When it comes to Medicare, there are a lot of myths and misconceptions out there. During enrollment, a lot of information gets presented during a very short period of time. Navigating the process can be complex on its own, but keeping tabs on the information available can make it even harder. With so much to juggle at once, it’s no surprise that consumers get confused about what’s true—and what’s not—about Medicare.
During enrollment, a lot of information gets presented during a very short period of time. Navigating the process can be complex on its own, but keeping tabs on the information available can make it even harder.
With so much to juggle at once, it’s no surprise that consumers get confused about what’s true—and what’s not—about Medicare.
To set the record straight, we address four of the most common Medicare myths and what you should know about the road ahead in the marketplace:
Many people assume that once they’re eligible for Medicare, health care costs are largely eliminated. Unfortunately, that’s not always the case.
Your Part B monthly premium can vary based on your income. In 2021, Part B premiums ranged from between $148.50–$504.90 per month. Additionally, If you add a Medicare Advantage Plan (Part C) or a Medicare prescription plan (Part D), you may face additional monthly and yearly expenses.
In an ideal world, every Medicare agent would offer you all the plans available to help you make the right choice for your needs. In reality, they may be restricted to a specific brand they represent.
Most agents choose a set number of insurance companies they want to work with and in some cases will only offer you one option. Those that offer one option are considered “captive agents,” and they tend to be restrained by the brand they represent. If you respond to an advertisement from a specific insurer, it’s very likely that they will connect you with their captive agent who will only offer you their products.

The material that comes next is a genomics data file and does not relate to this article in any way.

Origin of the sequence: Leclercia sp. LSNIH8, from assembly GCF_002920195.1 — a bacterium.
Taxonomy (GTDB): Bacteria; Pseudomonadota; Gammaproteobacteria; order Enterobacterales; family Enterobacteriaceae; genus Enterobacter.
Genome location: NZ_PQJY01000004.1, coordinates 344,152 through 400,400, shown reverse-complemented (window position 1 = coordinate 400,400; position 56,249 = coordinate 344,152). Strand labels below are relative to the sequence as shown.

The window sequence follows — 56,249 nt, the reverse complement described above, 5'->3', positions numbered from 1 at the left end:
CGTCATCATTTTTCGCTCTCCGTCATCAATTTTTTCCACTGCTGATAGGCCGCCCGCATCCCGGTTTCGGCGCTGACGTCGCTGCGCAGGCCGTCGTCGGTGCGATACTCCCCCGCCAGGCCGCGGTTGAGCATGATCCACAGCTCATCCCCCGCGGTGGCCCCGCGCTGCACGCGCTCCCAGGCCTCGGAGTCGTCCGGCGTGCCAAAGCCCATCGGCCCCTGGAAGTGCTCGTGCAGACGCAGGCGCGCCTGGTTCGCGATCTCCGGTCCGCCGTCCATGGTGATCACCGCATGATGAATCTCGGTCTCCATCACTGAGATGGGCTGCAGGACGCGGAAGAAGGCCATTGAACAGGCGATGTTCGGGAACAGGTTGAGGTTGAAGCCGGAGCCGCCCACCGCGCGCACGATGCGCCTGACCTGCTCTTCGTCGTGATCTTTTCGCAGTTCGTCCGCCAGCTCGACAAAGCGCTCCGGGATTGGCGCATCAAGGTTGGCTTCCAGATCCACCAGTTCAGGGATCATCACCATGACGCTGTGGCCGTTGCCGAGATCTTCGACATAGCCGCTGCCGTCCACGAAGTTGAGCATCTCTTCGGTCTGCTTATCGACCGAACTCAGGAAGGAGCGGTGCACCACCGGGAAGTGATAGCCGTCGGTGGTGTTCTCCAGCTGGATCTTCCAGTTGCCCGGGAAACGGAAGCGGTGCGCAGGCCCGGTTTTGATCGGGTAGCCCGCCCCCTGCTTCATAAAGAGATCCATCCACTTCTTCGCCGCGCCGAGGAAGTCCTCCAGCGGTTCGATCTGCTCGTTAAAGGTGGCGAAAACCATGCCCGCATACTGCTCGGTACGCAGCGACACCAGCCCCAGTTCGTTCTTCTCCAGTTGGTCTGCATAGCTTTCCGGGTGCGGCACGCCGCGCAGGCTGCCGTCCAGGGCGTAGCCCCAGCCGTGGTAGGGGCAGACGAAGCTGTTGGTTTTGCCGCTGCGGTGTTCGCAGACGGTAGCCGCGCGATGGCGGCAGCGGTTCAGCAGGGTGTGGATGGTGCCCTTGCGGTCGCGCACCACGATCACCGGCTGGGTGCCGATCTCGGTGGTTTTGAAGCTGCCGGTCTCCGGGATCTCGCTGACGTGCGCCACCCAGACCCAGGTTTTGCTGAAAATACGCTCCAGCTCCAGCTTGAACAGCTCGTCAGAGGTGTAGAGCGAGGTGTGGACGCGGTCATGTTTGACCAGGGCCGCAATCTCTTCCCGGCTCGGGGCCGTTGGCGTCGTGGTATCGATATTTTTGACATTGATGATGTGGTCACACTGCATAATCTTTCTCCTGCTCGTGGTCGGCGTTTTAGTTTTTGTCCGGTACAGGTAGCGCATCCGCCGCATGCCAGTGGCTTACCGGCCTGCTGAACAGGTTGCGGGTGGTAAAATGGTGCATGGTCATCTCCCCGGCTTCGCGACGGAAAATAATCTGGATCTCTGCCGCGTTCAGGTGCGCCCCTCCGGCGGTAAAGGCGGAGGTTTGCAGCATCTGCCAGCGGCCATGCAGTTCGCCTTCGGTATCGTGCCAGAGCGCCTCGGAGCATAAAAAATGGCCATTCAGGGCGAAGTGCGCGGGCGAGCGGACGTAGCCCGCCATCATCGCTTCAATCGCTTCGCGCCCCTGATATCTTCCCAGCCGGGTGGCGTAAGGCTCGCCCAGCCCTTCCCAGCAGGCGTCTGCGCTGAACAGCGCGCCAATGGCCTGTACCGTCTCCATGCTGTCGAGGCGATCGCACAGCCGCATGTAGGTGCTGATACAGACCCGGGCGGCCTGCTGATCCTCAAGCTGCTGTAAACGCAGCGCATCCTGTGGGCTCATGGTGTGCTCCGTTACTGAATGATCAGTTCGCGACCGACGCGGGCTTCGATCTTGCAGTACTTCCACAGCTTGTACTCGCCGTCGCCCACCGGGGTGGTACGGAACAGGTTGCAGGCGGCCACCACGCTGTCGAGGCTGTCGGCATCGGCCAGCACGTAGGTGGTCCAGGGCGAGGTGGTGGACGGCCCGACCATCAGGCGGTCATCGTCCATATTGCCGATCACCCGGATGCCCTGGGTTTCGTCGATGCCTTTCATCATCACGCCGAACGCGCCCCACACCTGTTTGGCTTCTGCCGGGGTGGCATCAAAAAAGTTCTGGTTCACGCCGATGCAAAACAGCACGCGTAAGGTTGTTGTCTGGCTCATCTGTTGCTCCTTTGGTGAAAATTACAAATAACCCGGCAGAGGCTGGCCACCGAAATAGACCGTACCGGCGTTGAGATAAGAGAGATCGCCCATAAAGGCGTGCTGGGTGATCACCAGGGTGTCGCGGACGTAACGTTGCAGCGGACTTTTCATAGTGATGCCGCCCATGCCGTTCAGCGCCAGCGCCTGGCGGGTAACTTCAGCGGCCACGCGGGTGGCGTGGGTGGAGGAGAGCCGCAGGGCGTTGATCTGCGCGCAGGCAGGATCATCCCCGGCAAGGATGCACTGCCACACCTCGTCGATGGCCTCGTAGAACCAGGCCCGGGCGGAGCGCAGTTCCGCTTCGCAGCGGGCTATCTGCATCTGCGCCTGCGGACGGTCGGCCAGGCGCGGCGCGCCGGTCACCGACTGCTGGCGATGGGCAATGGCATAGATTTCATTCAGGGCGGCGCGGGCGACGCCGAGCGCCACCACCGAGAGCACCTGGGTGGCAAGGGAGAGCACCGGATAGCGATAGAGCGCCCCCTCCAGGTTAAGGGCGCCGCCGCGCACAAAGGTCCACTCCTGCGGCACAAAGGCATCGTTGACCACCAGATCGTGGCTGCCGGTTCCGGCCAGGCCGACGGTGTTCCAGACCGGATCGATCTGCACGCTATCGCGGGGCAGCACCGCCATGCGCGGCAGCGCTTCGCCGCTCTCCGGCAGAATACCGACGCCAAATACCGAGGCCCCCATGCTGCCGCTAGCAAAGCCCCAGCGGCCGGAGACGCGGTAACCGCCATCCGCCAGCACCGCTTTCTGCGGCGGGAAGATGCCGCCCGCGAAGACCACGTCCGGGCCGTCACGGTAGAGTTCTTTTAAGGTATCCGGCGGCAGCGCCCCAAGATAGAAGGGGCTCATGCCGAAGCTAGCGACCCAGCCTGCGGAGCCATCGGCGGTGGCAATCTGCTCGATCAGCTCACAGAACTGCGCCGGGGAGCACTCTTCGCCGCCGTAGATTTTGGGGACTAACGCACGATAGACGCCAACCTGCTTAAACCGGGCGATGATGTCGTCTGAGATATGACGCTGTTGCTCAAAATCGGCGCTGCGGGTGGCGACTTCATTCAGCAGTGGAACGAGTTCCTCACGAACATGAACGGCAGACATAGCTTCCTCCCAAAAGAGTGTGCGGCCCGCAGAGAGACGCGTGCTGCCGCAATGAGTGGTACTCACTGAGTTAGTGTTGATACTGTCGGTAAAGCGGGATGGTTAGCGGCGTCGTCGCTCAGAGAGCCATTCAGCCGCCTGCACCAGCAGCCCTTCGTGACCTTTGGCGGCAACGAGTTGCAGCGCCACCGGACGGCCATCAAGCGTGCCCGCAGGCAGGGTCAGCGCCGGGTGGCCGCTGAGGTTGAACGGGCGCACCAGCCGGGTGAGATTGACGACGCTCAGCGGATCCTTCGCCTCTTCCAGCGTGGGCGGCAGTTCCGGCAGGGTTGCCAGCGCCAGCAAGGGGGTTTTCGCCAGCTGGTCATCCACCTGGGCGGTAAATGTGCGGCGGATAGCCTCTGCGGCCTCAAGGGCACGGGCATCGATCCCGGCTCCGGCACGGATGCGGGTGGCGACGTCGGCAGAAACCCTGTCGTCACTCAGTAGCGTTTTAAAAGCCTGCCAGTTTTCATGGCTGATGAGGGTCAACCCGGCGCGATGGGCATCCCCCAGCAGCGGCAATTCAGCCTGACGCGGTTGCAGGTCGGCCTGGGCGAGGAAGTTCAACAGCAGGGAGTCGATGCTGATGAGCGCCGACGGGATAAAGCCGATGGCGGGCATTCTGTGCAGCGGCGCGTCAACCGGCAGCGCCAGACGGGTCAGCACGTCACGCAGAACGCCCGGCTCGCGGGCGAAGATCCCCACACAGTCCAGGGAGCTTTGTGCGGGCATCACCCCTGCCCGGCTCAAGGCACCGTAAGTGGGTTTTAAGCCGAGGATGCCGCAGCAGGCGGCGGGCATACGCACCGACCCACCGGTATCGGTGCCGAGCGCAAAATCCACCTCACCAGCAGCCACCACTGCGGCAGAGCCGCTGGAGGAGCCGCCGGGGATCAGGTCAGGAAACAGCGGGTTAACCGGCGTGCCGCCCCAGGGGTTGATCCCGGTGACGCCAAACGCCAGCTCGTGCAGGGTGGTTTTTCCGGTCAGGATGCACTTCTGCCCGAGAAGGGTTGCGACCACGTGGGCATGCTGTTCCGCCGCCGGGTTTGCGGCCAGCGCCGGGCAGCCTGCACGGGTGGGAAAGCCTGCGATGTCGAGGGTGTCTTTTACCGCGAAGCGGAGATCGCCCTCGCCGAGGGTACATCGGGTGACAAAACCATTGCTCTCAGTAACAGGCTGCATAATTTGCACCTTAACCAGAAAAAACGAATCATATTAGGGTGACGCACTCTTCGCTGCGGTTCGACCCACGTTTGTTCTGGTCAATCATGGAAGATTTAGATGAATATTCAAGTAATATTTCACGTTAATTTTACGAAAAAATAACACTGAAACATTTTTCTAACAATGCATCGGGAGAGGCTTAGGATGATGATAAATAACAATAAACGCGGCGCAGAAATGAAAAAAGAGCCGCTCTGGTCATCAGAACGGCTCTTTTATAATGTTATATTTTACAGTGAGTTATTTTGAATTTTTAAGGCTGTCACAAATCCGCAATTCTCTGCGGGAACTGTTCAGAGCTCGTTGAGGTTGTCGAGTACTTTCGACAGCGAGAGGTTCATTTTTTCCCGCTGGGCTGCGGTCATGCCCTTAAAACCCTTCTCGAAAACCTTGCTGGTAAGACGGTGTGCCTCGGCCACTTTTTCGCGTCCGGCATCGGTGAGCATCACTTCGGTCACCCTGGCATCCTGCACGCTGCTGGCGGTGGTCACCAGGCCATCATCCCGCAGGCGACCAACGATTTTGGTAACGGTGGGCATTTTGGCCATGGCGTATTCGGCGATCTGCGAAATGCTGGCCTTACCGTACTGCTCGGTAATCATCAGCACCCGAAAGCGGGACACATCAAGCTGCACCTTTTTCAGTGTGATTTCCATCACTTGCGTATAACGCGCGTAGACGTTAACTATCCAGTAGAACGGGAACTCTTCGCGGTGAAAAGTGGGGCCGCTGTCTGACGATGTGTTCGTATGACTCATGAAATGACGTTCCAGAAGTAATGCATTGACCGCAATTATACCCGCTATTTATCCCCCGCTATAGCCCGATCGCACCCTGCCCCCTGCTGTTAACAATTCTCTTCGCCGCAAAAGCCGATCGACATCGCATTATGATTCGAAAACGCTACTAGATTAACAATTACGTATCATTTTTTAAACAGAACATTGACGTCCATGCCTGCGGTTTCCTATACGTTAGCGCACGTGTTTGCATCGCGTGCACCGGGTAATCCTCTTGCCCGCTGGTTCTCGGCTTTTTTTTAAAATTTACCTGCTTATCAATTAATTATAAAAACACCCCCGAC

It's a common misconception that once you’re eligible for Medicare all of your expenses and health care needs will be covered.
Medicare covers a large number of medical services, but there are also many services that aren’t covered and could end up incurring significant costs. For example, most vision, dental care, cosmetic surgeries, and devices such as hearing aids are not covered through typical traditional Medicare products. To get coverage for those services, you’ll need to find a plan that provides the richest benefits and or add supplemental products that cover these services.
After turning 65, many people assume that they can enroll in Medicare at any point thereafter.
There’s just a seven-month window to enroll in Medicare. The window begins three months before you reach 65 and ends three months after the month you turned 65. If you choose not to enroll during this seven-month period, you have to wait until the General Enrollment Period from January 1 through March 31 every year to enroll, with coverage beginning on July 1. Waiting for this period could leave you without coverage, but you could also face a 10% penalty on your Part B premiums for every year you delay enrolling.
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